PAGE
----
NOT LONG AGO, corporate raider T. Boone Pickens of Mesa Petroleum was asked by MIT economist Lester Thurow what the impact of plunging oil prices would be on his operations. Replied Pickens, "Why, I won't be in trouble unless oil prices drop to $15."

"I assume Mr. Pickens is in trouble," said Thurow as oil prices approached $15 a barrel.

So, potentially, is the entire global financial system. A heavily indebted oil-exporting country -- such as Mexico -- could default on its debts to banks worldwide. That might break the backs of some over-extended American banks, even some of the biggest.

This could cause the world's system for making financial payments -- connected by computers and enmeshed with interlocking and overlapping debts -- to collapse. The shock would be cataclysmic because checks, credit cards and other transfers handled by this vast payments network would be useless.

This prospect is so nightmarish that the Federal Reserve, the nation's central bank, is prepared to use the unlimited amounts of money it has or can create to keep these banks from going under because of imprudent loans.

Ultimately, the defense of the banks and the financial system by the government could make the American taxpayer the lender of last resort to the world.

This sort of scenario used to be no more than the basis for disaster thrillers. Now, however, sober participants in financial markets discuss the possibility seriously. After all, a $40 billion bank, Continental Illinois, failed two years ago. If the Federal Reserve, the FDIC and other agencies had not stepped in, this scenario could have been triggered.

The worry today is not just a single bank, but sweeping losses arising from possible loan defaults by a number of foreign countries and many energy companies that could threaten any of several large banks, whose unanswered failure could produce this catastrophe.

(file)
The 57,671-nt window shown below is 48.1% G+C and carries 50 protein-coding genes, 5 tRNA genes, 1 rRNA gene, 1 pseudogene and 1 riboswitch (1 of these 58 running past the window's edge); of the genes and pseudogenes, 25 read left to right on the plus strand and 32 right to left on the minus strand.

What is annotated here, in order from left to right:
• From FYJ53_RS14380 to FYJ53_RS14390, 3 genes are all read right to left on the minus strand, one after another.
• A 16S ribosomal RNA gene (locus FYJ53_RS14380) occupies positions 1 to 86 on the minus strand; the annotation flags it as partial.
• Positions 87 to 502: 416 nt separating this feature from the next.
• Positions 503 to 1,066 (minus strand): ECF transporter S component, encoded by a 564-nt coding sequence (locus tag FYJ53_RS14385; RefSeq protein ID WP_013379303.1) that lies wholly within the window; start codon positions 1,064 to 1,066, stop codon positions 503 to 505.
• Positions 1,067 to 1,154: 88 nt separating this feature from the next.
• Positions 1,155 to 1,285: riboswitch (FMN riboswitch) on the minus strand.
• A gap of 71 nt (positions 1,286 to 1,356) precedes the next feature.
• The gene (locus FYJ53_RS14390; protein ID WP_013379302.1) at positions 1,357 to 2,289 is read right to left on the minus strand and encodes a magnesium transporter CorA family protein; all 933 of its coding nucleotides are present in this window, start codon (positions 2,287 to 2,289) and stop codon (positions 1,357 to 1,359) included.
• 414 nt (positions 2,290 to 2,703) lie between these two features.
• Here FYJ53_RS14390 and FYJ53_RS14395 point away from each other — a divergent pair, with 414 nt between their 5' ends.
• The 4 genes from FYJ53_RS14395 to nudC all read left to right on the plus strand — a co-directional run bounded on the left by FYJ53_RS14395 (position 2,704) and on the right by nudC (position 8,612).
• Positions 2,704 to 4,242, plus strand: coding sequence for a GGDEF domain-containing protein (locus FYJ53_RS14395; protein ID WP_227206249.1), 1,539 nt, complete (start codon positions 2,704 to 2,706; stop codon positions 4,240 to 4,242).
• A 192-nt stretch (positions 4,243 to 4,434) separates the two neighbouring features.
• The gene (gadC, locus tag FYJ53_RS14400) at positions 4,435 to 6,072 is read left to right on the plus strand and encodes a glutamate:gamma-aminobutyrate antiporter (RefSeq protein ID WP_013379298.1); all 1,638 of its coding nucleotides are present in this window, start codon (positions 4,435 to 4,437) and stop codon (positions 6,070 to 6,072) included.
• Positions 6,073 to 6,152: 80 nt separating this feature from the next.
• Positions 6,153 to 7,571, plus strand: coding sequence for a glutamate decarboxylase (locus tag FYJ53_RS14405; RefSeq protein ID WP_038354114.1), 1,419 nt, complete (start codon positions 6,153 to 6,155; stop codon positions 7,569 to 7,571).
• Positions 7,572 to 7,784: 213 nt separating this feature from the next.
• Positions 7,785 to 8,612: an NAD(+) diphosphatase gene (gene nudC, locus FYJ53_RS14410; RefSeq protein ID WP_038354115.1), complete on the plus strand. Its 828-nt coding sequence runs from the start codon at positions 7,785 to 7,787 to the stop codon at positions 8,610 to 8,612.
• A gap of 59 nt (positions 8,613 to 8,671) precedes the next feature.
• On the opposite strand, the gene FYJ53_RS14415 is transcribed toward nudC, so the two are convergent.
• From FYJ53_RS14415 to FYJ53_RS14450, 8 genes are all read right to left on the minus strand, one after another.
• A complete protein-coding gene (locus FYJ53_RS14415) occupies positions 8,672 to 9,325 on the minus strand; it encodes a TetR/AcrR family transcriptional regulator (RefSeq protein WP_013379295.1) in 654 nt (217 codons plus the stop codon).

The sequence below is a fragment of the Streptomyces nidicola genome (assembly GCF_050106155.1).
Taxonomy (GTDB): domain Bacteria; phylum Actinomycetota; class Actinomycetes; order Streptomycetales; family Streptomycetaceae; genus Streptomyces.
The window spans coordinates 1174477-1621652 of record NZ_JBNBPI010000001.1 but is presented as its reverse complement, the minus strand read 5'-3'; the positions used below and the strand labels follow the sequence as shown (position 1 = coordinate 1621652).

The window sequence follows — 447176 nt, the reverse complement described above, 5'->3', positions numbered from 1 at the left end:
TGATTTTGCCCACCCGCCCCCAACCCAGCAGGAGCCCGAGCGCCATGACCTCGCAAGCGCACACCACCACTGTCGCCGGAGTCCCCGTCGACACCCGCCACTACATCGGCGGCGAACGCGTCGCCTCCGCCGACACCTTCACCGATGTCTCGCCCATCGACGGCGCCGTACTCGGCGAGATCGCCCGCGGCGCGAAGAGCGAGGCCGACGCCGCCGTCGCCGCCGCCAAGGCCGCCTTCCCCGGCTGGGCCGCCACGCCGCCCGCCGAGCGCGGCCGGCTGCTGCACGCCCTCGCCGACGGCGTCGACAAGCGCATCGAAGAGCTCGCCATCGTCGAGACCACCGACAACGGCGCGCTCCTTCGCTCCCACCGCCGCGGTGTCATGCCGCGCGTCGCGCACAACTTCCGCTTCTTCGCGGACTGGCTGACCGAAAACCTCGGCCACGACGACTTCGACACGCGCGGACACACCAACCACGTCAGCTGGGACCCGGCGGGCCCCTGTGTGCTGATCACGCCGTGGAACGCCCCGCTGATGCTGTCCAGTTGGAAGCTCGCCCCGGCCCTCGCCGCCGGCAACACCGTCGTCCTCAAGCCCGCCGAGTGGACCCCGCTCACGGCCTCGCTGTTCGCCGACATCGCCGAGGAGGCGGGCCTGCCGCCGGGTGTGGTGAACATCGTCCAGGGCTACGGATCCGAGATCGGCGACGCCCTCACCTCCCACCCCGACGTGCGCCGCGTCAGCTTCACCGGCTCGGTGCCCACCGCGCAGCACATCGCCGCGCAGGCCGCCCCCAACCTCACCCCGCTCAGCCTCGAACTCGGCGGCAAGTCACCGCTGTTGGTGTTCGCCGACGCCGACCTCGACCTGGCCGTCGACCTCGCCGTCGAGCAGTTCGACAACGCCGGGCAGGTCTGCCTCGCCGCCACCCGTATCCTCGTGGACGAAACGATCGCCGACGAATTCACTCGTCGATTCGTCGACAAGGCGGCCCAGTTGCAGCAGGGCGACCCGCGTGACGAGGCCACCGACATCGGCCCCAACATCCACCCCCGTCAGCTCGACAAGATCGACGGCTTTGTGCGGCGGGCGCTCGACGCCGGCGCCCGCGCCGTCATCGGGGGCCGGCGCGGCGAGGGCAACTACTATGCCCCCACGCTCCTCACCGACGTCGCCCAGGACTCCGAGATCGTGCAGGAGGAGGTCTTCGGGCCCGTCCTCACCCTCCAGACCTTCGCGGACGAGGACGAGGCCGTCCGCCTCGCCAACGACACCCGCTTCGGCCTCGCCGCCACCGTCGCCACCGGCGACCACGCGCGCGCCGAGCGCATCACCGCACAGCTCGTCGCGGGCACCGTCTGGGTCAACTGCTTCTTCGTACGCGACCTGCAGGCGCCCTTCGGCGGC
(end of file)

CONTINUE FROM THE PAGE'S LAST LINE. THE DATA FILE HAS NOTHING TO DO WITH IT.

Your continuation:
Apart from any urgent concern about a Mexican default, the Federal Reserve is deeply concerned about the safety of the electronic payments network. Those who use it and understand how it works are concerned, too.

The entire payment system is based upon the confidence any bank has, for example, that if it cashes another bank's check, at some point it will get its money back. Today, most of the dollars involved in transactions between banks do not involve checks -- they change hands electronically. Despite this, there is a time gap in such transfers. Yet no one currently worries unduly about it -- resting firm in the belief that all accounts will settle up by the end of the day.

However, if an individual bank failed, this confidence could be destroyed. And if that were to happen, no bank would put money into a transaction unless it were positive that other banks were also keeping up their end of the bargain at exactly the same time -- the way that all parties come together and perform their duties simultaneously at a real estate closing.

But such a procedure is considered, technically, to be so vastly expensive in this complicated globe as to be, for all practical purposes impossible. Therefore, if confidence were lost, the system as we know it would collapse -- with no alternative system in sight.